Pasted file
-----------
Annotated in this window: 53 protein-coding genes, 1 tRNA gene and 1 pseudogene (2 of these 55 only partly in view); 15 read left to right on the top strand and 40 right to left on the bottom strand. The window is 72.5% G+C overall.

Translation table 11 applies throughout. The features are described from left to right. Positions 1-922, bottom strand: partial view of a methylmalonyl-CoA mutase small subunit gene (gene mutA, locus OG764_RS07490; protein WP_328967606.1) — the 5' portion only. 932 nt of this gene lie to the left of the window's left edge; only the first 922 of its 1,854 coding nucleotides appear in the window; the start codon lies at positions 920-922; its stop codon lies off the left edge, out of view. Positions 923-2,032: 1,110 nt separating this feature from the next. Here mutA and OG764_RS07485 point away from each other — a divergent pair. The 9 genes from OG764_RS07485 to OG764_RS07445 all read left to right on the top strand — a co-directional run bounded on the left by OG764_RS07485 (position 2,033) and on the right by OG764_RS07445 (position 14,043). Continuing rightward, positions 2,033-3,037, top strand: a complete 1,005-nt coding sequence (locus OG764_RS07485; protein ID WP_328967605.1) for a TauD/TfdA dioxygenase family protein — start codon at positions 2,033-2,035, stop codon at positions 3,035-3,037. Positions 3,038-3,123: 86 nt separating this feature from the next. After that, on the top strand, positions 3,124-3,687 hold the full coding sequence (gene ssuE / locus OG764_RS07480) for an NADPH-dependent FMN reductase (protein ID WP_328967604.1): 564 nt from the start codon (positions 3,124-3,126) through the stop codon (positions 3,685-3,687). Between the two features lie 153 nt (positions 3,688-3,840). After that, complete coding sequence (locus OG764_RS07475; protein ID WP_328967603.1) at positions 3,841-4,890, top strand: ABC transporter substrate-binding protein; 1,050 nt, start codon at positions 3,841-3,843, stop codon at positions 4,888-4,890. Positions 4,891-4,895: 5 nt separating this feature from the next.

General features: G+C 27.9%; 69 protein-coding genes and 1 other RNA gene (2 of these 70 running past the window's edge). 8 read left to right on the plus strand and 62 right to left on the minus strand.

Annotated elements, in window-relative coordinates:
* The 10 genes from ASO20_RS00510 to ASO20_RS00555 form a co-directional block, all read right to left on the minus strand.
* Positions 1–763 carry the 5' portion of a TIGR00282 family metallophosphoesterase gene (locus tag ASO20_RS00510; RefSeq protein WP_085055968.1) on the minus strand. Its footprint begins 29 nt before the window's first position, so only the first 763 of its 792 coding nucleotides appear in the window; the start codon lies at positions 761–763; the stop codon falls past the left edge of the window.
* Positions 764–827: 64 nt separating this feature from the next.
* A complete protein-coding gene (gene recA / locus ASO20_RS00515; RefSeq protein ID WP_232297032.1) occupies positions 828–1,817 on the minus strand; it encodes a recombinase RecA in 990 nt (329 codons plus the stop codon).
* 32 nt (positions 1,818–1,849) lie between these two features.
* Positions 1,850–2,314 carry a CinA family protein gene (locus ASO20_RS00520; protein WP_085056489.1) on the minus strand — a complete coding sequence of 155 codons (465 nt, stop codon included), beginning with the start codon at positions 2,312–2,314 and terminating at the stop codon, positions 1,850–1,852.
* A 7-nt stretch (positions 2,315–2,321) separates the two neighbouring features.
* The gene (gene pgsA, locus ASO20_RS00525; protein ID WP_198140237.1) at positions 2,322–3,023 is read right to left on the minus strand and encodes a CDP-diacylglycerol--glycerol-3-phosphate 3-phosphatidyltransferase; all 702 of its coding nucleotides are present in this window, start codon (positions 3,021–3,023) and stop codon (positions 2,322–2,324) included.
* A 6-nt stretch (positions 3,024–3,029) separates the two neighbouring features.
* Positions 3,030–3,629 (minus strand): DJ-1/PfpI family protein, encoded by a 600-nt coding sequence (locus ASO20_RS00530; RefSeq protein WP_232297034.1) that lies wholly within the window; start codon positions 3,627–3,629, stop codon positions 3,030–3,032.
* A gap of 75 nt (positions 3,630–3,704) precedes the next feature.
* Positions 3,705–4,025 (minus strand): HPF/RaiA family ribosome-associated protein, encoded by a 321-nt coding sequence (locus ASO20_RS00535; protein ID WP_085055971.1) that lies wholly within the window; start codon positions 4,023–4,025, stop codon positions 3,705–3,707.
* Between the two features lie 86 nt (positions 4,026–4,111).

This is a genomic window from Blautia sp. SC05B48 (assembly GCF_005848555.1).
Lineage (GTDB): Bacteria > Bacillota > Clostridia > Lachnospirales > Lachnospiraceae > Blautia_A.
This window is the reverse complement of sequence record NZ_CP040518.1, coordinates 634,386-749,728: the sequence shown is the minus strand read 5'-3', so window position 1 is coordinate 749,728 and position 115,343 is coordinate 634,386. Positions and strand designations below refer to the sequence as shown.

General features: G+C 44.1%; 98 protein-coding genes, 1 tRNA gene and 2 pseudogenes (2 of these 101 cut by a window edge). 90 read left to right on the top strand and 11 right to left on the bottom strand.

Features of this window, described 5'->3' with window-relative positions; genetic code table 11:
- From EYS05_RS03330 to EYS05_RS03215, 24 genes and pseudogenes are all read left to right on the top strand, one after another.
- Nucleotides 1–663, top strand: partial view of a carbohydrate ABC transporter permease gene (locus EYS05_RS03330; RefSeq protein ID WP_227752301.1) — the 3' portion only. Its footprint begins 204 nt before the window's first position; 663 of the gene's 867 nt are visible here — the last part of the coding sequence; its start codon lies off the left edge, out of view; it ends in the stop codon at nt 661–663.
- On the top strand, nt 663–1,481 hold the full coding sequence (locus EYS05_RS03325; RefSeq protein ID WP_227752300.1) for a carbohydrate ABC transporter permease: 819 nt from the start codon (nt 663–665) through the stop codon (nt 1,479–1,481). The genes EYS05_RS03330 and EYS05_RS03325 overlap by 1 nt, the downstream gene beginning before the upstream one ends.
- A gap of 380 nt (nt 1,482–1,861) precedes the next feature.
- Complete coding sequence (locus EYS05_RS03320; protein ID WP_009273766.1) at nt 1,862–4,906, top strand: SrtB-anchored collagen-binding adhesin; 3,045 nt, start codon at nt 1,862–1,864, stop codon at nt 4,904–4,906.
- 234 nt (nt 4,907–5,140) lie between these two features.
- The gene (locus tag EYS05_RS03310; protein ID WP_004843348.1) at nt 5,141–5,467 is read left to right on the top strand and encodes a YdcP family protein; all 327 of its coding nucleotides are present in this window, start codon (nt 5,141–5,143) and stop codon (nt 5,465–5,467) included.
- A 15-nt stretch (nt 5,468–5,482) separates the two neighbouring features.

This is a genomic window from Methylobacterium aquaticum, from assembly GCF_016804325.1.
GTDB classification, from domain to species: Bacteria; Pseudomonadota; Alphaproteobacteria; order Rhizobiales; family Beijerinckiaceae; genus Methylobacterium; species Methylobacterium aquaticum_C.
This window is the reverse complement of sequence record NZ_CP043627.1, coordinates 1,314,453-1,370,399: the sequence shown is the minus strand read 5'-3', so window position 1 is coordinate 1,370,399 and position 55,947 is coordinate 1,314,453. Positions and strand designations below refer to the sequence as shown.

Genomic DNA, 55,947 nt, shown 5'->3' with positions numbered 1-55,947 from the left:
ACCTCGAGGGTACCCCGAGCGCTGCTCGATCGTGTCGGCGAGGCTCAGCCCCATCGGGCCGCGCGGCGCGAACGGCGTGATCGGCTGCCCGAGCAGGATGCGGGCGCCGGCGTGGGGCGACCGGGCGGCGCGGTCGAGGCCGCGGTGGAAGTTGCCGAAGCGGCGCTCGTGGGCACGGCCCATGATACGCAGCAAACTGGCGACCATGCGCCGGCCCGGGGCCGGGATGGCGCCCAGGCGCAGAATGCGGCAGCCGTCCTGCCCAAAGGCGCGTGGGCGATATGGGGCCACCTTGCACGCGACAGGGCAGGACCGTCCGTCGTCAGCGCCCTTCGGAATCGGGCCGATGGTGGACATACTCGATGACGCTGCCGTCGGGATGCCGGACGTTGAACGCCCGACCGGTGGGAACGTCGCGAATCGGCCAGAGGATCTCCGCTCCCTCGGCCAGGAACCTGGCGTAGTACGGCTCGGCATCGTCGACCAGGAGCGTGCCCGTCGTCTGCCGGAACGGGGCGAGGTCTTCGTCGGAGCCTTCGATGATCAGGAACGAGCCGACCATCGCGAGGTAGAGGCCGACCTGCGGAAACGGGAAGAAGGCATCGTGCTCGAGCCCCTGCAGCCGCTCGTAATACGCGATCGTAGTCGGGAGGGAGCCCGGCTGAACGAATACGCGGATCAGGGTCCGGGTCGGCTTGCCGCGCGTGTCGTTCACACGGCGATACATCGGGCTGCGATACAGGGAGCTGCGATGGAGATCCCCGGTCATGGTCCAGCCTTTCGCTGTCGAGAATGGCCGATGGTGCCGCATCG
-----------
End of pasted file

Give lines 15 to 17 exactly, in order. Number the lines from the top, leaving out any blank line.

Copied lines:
* A gap of 75 nt (positions 3,630–3,704) precedes the next feature.
* Positions 3,705–4,025 (minus strand): HPF/RaiA family ribosome-associated protein, encoded by a 321-nt coding sequence (locus ASO20_RS00535; protein ID WP_085055971.1) that lies wholly within the window; start codon positions 4,023–4,025, stop codon positions 3,705–3,707.
* Between the two features lie 86 nt (positions 4,026–4,111).